Futures and options have a long history in India, with some historians tracing their origins to Kautilya’s ‘Arthashastra’, a 2,000-year-old economics and state-craft treatise. But modern India’s first rulers decided to ban them a few years after Independence fearing such instruments would lead to speculation and stoke inflation in a poor country. But farmers and traders need to insure themselves against any price risk, and earn a profit on the side. So, informally, instruments with names such as Teji, Fatak and Mandi flourished, while in the stock markets an indigenous system of carry forward called Badla gained popularity.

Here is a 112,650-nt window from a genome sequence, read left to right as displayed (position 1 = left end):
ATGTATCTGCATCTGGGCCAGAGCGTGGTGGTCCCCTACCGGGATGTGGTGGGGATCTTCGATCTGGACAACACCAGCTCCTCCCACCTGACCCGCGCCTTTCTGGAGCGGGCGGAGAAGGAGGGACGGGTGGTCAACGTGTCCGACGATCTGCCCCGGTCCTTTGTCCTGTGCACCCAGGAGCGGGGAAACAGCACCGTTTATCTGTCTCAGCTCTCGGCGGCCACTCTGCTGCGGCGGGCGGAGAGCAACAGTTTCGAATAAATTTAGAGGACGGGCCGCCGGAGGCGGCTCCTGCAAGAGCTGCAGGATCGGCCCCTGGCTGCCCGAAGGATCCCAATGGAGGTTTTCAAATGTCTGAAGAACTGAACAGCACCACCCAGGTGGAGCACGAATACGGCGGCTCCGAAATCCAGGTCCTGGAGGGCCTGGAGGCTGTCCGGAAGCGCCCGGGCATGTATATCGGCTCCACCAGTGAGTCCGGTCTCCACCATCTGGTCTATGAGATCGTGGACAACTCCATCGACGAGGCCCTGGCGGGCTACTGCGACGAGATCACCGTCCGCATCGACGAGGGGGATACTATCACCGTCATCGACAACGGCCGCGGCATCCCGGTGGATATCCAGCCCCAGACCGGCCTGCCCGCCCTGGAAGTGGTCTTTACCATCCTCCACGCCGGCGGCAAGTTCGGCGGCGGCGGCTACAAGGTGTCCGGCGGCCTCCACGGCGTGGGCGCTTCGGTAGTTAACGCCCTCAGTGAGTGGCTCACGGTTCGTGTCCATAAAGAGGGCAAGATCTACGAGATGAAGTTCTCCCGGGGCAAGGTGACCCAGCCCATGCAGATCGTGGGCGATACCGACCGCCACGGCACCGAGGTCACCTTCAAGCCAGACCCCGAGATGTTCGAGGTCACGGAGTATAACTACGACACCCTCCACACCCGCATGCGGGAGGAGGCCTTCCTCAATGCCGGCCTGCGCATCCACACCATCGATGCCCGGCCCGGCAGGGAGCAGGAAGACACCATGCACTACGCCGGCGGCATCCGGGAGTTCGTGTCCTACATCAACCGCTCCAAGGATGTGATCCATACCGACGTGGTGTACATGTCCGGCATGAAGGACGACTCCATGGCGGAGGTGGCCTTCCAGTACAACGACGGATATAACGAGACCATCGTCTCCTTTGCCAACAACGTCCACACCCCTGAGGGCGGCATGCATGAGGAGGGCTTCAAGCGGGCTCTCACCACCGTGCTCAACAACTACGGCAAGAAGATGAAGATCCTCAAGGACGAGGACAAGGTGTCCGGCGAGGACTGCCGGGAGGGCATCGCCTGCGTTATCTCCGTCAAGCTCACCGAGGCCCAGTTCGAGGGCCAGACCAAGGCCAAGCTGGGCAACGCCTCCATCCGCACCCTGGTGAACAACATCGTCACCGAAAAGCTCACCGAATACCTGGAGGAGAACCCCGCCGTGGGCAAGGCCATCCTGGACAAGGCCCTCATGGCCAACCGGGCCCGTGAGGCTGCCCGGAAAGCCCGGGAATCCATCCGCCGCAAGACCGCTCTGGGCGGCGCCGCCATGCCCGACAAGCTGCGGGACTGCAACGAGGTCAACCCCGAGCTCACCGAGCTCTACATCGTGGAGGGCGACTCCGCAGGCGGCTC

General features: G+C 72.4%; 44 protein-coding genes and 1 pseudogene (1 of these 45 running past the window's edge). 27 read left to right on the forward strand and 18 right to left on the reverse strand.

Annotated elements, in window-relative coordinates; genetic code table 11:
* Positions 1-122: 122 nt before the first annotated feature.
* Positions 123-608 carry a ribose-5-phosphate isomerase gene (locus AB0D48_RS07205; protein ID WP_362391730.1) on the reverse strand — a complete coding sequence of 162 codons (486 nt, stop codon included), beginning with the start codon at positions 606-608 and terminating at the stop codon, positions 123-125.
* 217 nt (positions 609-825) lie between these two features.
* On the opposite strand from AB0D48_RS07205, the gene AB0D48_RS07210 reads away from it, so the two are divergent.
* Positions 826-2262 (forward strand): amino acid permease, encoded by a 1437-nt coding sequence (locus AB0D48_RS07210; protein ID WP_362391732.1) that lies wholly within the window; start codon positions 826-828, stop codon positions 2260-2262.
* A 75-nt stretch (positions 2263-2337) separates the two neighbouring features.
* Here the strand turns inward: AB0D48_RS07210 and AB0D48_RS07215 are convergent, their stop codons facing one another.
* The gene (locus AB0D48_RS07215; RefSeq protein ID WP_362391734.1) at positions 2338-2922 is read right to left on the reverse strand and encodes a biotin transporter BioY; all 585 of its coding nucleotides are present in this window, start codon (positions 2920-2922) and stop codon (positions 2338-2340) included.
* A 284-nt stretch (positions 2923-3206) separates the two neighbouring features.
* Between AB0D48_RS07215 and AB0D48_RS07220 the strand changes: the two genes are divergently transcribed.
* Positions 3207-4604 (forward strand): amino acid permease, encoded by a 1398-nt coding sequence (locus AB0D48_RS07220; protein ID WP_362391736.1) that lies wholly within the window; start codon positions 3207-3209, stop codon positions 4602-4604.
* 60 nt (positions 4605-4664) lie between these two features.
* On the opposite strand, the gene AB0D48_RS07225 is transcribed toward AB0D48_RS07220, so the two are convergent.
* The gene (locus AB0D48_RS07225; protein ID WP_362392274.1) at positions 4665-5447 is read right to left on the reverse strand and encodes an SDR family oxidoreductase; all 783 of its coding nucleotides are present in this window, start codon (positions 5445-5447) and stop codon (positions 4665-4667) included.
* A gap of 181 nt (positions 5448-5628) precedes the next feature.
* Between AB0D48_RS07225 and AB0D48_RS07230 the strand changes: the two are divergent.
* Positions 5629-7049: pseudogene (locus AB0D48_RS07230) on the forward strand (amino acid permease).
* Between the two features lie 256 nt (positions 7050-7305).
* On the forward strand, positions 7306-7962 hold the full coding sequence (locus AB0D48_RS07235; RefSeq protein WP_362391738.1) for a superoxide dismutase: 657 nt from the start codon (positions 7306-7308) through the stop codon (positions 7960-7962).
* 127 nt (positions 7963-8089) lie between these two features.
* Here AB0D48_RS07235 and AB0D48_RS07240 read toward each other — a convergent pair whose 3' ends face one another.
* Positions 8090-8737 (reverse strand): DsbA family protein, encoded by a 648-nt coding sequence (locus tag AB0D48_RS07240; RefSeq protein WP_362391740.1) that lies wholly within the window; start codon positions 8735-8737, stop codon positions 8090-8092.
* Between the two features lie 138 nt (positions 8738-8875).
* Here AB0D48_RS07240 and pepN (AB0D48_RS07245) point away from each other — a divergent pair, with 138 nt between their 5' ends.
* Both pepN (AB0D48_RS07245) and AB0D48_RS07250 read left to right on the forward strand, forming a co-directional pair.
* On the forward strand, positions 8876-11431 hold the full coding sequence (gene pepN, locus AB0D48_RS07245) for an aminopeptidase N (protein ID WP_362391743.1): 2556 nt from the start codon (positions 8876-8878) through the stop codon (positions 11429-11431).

Ten years ago, India saw its first formal exchange-traded equity derivatives trades, after a belated realization that there was a market to protect against risks; and exchanges in other countries were gearing to launch futures based on Indian indices. In the decade since, robust economic growth and increasing linkages to the rest of the world have left the Indian investor exposed to greater risk, prompting the introduction of products such as index options, currency rate futures and interest futures. In the equity market alone, the derivatives turnover is three times cash trade. Next in line are contracts based on the volatility index—the India VIX—and contracts based on foreign indices such as the Dow Jones Industrial Average and the S&P 500.
Also See A Decade of Equity Derivatives (Graphics)
Compiled by Ravi Krishnan and N. Sundaresha Subramanian
Graphics by Ahmed Raza Khan / Mint